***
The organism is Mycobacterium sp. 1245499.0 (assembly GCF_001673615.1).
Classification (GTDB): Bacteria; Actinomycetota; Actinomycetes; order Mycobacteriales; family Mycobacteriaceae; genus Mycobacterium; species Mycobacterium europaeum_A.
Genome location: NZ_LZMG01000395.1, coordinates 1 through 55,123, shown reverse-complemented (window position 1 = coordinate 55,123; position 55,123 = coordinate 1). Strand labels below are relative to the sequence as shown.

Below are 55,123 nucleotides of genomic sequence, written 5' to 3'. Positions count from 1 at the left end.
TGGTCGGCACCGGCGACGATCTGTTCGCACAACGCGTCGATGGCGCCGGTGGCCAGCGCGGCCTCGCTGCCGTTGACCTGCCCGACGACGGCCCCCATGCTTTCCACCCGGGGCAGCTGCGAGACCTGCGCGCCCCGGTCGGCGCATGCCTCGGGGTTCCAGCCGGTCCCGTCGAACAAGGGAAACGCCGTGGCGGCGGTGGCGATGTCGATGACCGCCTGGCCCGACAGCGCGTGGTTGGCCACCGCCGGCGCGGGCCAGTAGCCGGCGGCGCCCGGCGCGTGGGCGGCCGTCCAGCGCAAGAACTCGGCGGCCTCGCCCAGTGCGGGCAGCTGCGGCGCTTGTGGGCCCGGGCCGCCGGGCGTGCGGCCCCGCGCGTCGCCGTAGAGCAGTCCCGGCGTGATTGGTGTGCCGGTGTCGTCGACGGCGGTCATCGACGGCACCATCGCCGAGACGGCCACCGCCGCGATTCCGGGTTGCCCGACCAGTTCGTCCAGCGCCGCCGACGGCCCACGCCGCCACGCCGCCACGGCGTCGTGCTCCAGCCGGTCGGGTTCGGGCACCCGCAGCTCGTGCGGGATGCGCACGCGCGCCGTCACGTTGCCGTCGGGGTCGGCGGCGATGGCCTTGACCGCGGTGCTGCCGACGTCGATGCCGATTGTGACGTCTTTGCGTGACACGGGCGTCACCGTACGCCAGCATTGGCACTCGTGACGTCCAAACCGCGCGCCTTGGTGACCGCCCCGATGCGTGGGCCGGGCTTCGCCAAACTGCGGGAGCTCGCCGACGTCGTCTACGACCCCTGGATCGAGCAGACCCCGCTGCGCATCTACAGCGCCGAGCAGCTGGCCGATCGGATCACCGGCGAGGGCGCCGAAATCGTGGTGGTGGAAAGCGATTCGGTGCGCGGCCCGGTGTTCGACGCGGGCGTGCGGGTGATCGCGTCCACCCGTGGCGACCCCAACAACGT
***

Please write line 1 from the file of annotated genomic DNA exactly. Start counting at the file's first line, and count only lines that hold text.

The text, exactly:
The organism is Mycobacterium sp. 1245499.0 (assembly GCF_001673615.1).